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I read your article ” Canadian Doctor with US Citizenship….” I think unintentionally I am stuck in a similar situation you explained.

I have had a small Canadian corporation since 2010, providing engineering consulting.

In July 2014, I got my green card. I was told I have 1 year to move to US. So I kept living and working in Canada. I just learned that for 2014 I have to file taxes in US. Even though the salary I paid to myself was relatively small and I can get exemption from US tax, I might be charged with sub part F tax as you explained. This make me very anxious as I do not understand how I should pay tax on a money that is in the company? Is it me who should pay this tax or my corporation? How Canada in future ( when I want to close the company or pay myself dividend etc ) will calculate credit for the tax that US collects under sub part F?

I appreciate if you could answer any of these questions.

I would like also to have a call, if you have time, and see if you could help me out with some tax planning and filing my taxes for 2014.

I look forward to hearing from you.



Yes, it is possible that your professional consulting income would be considered subpart F income, especially if you only have a few clients.

If you do, in fact, earn subpart F income, this income will not be available for deferral for U.S. purposes, and will automatically be flowed out, and taxed personally on your U.S. return. As this will not be the case for Canadian tax purposes, it is best to properly plan for the tax effects now.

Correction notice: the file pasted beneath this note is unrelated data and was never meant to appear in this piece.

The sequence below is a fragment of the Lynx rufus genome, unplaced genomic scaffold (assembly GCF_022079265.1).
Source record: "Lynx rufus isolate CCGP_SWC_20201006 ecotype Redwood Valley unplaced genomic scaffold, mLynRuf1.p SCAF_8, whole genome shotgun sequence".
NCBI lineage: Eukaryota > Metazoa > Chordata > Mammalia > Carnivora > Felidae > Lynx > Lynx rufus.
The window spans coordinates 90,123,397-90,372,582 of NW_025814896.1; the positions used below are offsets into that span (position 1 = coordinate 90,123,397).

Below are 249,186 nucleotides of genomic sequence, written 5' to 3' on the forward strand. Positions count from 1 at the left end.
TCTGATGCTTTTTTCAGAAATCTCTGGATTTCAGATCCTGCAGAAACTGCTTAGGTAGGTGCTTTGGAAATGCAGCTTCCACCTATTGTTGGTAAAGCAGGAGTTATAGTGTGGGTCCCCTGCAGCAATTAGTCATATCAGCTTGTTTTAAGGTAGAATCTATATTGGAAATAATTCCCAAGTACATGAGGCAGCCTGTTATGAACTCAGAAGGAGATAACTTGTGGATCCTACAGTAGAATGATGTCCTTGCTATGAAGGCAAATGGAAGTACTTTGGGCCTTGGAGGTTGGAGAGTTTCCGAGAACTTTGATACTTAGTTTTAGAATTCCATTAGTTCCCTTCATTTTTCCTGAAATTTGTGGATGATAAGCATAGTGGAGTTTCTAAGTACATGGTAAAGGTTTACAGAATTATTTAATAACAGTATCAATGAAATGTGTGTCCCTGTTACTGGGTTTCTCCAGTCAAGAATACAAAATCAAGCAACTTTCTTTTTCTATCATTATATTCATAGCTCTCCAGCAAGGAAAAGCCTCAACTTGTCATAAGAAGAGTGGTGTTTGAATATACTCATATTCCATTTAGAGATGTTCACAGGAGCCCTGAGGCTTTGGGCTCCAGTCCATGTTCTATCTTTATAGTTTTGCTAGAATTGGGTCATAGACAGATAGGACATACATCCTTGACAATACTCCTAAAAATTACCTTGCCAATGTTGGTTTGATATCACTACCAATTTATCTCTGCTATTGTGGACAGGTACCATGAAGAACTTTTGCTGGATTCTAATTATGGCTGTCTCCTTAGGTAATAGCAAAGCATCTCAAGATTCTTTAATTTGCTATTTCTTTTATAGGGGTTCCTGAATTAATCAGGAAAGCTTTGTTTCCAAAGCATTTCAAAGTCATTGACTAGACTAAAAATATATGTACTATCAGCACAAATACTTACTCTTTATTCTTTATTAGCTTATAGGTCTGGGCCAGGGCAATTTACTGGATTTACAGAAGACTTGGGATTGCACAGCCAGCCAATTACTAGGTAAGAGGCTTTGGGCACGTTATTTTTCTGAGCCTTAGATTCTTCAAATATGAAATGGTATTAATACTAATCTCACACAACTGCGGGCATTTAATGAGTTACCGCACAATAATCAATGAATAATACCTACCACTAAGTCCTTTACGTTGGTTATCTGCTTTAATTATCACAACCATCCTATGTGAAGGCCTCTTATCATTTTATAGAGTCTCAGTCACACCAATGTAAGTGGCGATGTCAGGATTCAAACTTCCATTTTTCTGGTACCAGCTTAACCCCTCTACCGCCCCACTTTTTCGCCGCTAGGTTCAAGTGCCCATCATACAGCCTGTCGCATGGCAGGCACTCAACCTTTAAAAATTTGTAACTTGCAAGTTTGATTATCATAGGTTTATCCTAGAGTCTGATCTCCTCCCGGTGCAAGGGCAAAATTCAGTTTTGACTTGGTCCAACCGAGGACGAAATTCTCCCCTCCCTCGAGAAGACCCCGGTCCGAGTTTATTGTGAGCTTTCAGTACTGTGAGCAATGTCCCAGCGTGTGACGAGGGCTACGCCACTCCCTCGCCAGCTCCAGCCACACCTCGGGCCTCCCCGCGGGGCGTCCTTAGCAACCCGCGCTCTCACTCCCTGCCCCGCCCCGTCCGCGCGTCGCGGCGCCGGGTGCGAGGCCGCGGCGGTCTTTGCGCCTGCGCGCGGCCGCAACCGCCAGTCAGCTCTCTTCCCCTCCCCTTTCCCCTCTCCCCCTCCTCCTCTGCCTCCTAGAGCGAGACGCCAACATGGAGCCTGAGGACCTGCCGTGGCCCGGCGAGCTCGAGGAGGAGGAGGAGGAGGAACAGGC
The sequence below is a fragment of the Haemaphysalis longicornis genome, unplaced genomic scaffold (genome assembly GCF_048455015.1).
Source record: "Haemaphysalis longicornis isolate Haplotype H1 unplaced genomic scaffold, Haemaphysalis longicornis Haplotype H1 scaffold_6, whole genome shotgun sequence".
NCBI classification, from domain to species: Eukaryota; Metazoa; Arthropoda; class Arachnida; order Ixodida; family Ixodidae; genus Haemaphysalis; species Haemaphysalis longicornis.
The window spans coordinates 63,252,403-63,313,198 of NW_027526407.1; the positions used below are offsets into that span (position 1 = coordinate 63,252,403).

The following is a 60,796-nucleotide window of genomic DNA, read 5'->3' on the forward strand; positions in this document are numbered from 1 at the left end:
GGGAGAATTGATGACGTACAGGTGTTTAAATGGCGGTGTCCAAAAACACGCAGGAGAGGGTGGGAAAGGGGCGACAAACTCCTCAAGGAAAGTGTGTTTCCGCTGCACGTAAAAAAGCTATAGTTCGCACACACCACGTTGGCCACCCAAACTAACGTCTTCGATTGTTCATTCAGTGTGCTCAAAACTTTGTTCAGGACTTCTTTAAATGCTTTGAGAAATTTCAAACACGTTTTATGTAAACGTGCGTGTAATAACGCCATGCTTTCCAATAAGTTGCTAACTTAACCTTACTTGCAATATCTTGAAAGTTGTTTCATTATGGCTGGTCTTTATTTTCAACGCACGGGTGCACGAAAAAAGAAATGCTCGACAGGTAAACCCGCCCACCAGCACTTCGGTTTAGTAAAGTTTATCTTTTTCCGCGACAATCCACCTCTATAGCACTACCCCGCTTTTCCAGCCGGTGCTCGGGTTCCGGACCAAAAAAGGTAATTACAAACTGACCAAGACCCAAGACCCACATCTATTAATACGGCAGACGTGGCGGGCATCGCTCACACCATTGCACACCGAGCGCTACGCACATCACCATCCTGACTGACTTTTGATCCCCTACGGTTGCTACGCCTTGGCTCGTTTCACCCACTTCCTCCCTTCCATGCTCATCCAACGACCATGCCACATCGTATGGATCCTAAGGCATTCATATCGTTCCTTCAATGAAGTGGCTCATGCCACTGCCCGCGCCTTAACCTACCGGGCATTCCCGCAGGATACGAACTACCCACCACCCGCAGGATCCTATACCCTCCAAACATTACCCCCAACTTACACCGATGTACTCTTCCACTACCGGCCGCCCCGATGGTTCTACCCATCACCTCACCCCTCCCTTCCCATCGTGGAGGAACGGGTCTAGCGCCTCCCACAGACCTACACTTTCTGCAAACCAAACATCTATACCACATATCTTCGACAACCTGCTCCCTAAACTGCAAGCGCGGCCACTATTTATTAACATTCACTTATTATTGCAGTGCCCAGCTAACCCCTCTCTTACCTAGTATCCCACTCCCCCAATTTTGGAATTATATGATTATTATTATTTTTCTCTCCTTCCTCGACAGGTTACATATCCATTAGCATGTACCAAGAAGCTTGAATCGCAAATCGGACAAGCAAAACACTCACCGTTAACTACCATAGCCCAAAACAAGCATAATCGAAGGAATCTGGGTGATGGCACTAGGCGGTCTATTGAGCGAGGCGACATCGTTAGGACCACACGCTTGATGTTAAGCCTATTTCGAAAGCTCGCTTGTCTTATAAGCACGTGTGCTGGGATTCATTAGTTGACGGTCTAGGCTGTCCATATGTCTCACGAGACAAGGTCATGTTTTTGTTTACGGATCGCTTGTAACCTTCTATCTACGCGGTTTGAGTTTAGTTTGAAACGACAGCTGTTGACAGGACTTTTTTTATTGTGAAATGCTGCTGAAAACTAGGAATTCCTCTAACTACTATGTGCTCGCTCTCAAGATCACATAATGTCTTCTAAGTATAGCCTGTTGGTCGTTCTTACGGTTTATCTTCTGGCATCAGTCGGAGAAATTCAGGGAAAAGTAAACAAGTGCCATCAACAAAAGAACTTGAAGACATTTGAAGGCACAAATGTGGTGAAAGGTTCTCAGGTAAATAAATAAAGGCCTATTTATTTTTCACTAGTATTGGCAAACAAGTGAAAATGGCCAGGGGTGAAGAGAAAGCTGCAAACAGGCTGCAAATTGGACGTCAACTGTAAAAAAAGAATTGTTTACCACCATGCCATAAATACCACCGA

If you are not currently deferring income within the company, the effect of subpart F income will be minimal as all the income will have been taxed personally regardless.

That being said, proper tax planning in these situations is very important to ensure nothing is missed. Please give me a call at 250-381-2400 and we can discuss this in more detail.



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Philip Hogan

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The information contained in this article is for general use only and should not be viewed as professional advice. Accounting and tax rules and regulations regularly change and individuals should contact a competent professional to obtain accounting and tax advice based on their specific situation.


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